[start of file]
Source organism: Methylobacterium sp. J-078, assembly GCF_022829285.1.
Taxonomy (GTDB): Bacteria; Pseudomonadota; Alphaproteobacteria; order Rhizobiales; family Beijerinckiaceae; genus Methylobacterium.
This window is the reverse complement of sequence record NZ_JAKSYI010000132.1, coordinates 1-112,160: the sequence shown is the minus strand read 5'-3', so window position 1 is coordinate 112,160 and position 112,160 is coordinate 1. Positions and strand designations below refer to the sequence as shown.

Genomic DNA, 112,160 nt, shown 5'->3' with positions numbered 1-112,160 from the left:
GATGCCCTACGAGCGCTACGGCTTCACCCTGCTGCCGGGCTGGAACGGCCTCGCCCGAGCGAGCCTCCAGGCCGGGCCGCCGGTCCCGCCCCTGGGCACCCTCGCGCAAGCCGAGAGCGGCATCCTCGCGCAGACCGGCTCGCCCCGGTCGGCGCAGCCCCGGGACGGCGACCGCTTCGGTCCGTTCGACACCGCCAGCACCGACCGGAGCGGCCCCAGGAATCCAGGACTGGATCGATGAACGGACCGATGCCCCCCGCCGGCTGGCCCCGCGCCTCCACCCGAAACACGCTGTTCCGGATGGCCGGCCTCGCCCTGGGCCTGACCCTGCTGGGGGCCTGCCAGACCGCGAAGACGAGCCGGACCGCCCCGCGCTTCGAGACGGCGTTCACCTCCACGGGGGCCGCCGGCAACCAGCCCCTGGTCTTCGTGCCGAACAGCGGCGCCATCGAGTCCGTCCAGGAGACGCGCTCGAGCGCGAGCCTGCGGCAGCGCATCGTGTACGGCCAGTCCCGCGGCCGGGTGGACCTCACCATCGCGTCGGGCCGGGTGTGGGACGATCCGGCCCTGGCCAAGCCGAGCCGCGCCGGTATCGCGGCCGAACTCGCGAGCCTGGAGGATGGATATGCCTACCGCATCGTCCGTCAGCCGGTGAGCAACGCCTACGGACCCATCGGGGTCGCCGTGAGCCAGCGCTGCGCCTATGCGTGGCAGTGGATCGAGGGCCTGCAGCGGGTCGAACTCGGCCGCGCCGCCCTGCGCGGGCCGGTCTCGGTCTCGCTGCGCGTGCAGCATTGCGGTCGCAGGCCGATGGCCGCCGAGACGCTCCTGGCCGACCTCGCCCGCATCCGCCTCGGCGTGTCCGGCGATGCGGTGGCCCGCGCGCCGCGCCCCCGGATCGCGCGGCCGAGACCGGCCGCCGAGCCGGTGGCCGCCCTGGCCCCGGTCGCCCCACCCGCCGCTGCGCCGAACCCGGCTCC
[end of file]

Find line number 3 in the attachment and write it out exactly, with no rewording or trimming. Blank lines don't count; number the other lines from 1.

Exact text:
This window is the reverse complement of sequence record NZ_JAKSYI010000132.1, coordinates 1-112,160: the sequence shown is the minus strand read 5'-3', so window position 1 is coordinate 112,160 and position 112,160 is coordinate 1. Positions and strand designations below refer to the sequence as shown.